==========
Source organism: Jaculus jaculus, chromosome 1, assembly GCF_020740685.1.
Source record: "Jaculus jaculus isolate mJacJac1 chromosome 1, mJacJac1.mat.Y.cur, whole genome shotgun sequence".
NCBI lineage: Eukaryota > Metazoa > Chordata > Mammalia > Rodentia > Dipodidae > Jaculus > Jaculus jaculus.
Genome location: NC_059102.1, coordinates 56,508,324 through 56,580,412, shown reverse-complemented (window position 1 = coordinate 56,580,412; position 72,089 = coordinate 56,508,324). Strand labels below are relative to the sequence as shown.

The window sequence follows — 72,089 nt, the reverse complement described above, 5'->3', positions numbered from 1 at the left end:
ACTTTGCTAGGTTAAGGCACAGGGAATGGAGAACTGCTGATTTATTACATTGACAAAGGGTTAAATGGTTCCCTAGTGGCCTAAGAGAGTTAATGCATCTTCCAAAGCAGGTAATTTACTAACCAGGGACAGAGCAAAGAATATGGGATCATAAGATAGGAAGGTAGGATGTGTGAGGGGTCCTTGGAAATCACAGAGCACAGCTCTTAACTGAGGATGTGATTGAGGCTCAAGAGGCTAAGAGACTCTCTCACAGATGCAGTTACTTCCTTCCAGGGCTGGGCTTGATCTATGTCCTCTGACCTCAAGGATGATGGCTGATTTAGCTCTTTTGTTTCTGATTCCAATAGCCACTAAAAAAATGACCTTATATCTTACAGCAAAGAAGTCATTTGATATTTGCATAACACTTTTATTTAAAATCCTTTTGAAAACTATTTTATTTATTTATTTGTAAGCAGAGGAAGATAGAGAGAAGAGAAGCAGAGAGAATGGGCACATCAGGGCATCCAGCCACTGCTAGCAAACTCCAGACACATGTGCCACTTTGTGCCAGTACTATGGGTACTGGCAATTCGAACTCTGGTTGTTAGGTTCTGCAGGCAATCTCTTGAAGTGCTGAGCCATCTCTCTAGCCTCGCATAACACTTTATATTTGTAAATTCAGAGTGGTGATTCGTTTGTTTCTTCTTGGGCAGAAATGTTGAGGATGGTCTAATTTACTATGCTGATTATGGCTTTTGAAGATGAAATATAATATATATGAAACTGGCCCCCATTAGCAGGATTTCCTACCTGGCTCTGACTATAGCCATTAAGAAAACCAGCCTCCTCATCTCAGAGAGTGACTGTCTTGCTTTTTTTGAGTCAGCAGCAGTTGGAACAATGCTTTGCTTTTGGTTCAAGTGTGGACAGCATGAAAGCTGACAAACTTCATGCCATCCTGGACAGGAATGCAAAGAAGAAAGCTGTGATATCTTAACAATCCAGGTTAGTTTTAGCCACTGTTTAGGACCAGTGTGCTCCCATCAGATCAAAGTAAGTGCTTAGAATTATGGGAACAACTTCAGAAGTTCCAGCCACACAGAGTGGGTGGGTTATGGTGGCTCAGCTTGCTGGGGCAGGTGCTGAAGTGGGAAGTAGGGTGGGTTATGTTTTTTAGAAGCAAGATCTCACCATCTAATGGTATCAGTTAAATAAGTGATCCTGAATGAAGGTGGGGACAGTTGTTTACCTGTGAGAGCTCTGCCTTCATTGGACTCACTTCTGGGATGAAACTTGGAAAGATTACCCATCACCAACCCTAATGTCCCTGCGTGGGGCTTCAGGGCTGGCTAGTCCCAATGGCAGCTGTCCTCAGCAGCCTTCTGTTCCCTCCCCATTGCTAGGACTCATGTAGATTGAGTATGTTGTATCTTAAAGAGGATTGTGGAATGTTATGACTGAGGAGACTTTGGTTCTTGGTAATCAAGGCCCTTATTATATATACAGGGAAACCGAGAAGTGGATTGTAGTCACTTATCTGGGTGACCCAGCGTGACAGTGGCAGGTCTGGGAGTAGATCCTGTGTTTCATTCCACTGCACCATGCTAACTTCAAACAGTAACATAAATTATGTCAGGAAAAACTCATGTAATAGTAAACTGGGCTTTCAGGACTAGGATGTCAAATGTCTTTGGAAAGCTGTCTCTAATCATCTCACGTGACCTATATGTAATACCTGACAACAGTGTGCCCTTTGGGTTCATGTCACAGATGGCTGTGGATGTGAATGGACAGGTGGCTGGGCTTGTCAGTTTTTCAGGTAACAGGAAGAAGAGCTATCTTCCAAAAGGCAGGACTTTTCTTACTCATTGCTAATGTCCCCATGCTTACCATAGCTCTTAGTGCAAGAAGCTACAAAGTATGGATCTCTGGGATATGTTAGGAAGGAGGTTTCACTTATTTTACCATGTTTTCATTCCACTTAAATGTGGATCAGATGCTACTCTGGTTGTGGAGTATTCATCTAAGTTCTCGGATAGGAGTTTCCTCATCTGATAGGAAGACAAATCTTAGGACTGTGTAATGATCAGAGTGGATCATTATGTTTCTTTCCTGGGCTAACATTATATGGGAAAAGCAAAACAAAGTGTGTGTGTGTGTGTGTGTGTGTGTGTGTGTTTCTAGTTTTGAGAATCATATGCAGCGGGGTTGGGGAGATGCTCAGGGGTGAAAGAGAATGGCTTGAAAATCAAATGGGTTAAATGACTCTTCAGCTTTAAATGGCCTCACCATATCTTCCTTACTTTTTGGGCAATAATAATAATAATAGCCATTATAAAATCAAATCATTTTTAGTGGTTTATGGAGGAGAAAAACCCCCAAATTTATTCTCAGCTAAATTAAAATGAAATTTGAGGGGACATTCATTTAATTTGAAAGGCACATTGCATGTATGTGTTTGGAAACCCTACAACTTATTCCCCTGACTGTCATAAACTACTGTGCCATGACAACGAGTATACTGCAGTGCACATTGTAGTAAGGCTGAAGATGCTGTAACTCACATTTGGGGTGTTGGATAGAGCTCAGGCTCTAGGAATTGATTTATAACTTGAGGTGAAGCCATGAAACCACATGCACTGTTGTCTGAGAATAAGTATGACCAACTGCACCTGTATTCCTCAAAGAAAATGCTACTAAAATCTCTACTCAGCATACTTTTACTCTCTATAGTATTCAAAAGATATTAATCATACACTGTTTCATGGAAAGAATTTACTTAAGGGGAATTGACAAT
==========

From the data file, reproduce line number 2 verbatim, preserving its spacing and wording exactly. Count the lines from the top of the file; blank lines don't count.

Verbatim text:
Source record: "Jaculus jaculus isolate mJacJac1 chromosome 1, mJacJac1.mat.Y.cur, whole genome shotgun sequence".